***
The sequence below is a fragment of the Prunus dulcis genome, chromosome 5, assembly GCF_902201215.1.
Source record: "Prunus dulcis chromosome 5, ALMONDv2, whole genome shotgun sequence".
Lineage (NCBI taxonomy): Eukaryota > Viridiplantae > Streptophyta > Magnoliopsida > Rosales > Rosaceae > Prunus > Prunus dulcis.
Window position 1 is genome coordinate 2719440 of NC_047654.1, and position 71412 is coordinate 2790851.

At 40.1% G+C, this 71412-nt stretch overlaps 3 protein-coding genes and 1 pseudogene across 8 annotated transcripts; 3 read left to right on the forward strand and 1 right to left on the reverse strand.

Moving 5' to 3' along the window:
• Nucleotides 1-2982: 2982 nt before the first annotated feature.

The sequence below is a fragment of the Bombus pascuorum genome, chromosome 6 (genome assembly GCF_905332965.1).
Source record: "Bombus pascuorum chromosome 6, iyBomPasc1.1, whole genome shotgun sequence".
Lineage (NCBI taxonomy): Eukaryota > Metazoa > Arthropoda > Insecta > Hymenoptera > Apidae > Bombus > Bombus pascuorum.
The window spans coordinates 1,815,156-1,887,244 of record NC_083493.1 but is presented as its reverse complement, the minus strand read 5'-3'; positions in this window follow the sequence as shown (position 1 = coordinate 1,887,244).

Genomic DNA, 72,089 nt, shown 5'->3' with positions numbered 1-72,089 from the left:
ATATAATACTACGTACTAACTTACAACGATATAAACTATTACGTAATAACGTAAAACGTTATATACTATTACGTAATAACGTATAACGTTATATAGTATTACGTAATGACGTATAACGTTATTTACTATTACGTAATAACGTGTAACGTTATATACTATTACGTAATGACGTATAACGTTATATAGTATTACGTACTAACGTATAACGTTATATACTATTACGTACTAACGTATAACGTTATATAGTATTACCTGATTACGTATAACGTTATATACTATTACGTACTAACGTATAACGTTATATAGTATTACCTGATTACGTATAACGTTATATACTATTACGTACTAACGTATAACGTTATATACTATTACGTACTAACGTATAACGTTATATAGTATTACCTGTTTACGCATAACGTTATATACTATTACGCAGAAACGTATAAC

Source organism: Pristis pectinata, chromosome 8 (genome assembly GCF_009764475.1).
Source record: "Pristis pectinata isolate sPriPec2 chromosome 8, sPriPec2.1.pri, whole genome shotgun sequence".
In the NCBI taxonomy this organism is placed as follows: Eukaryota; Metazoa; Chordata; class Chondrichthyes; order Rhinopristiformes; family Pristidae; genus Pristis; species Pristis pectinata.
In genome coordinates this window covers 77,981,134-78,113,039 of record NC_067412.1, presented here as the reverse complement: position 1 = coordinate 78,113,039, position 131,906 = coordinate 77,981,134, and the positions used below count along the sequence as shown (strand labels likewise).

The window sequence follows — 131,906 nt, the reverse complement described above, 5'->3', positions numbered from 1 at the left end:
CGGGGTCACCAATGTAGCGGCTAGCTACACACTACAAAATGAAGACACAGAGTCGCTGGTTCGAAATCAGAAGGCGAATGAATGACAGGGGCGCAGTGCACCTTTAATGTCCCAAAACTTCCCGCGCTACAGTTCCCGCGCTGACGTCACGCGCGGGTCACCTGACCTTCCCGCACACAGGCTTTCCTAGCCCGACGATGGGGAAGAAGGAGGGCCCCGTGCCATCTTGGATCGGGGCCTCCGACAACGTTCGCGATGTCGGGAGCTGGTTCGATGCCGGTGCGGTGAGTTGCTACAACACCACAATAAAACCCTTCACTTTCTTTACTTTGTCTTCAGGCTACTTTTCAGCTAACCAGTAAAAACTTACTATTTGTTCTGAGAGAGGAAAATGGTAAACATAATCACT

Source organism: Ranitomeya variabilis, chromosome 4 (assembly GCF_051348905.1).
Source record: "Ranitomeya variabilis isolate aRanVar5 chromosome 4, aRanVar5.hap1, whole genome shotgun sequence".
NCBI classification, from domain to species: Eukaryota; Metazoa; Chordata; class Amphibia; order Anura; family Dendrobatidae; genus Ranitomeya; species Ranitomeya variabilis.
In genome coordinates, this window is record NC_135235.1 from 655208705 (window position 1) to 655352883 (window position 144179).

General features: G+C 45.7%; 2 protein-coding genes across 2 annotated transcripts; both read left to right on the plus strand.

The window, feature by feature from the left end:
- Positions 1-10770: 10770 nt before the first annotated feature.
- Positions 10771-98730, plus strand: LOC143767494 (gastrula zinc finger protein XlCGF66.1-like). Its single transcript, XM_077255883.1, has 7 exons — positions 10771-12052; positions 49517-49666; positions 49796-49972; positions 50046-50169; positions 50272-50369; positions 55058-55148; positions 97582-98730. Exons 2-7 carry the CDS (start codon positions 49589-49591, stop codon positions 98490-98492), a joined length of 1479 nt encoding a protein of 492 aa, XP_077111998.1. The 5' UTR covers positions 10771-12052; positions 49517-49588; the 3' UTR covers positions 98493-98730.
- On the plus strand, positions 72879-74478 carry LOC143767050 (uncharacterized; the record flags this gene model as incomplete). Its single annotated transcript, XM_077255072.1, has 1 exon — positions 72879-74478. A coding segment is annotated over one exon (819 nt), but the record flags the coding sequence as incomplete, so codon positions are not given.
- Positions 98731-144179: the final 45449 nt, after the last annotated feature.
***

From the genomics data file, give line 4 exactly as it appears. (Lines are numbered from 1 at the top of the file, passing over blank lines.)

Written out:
Window position 1 is genome coordinate 2719440 of NC_047654.1, and position 71412 is coordinate 2790851.